Here’s how people recognize faces

March 17th, 2011 - 1:24 pm ICT by ANI  

Washington, Mar 17 (ANI): Scientists have developed a new technique to find out how our brain processes facial identity.

They have used an innovative technique called steady-state visual evoked potential (SSVEP) to evaluate the sensitivity of brain to perceiving facial identity.

The method ’shakes’ the brain gently and repeatedly by making an image appear and disappear at a constant rate.

“If we measure global human brain activity when one face is viewed, it cannot be differentiated from brain activity when another face is viewed,” said author Bruno Rossion, a researcher at the Institute of Psychology and Institute of Neuroscience, Universite Catholique de Louvain, Belgium.

“This is why we relied on a method in which brain activity is compared between repetition of the same face and the presentation of different faces in succession,” he said.

During the experiment, 12 participants were presented with a series of faces appearing at a frequency of 3.5 faces per second.

The result showed the brain signal at that specific frequency only was much larger when a sequence of different faces was presented at that rate than when an identical face was repeated.

The researcher team was surprised by the resulting large size of the difference between the two conditions, obtained only after one minute and a half of testing, and was equally astonished that the difference in conditions did not exist when the faces were inverted.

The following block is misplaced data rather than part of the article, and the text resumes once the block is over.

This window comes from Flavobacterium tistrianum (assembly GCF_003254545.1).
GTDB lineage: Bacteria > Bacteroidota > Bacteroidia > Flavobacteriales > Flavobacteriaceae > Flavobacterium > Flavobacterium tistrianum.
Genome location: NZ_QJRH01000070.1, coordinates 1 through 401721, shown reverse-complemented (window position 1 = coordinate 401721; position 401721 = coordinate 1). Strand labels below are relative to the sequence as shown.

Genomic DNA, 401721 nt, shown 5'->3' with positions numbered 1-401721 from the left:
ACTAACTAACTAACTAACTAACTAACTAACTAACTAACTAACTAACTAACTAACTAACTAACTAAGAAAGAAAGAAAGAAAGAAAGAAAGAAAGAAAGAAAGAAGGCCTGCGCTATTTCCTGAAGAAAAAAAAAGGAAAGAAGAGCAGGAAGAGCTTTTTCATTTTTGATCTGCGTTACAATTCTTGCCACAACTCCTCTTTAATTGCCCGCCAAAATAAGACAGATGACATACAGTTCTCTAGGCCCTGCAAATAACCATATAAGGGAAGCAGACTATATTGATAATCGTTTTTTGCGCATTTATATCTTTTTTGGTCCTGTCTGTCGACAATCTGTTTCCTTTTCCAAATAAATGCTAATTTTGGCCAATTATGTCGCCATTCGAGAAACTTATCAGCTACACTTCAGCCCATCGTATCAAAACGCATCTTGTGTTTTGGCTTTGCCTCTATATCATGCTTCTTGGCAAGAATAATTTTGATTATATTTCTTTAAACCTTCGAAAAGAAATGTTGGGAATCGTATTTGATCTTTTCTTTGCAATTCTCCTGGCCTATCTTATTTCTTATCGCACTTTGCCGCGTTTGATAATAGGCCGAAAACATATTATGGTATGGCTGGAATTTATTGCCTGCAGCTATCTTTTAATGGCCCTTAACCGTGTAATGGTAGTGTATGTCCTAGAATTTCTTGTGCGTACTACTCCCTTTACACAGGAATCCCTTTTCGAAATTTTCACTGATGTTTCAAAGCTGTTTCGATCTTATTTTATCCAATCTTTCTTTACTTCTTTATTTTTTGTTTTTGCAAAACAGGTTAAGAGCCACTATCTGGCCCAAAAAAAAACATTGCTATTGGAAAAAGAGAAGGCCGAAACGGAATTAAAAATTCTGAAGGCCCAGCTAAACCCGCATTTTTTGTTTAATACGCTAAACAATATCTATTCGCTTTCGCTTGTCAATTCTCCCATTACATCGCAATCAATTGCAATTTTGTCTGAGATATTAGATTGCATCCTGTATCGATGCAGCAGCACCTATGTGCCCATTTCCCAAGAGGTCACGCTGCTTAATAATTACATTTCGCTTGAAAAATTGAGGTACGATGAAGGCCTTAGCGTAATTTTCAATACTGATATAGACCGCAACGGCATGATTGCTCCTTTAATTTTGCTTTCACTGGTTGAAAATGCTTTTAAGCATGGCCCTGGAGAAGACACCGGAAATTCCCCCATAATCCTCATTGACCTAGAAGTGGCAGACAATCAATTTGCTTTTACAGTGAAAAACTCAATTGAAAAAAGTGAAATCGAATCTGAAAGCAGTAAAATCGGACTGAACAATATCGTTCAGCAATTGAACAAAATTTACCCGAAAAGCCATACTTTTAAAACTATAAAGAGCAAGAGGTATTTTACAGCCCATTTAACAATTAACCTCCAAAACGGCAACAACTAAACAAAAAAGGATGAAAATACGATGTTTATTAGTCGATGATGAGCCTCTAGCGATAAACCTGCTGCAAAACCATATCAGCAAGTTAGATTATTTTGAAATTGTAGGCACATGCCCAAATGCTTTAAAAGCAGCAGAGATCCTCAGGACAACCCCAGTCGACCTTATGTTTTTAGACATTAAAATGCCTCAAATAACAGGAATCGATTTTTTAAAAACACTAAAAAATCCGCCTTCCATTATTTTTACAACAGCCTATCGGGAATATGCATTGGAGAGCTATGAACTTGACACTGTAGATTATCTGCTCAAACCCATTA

The study also confirmed that the region for face perception lies primarily in the posterior part of the brain’s right hemisphere.

Rossion said that an advantage of using this highly sensitive SSVEP methods is that it can be used and compared objectively in different human populations - adults, infants, children, neurological patients, people with long-life face recognition impairments or autism - without requiring complex instructions and a long testing duration.

“Face recognition involves the most complex aspects of perception and memory and, for this reason, understanding how it works has large-scale implication,” said Rossion.

“Ultimately, through a better understanding of this function, we will make tremendous progress in our understanding of how the brain works in general, develop tools to detect its dysfunction and hopefully help remedy it,” he added.

The study was recently published in the Journal of Vision. (ANI)

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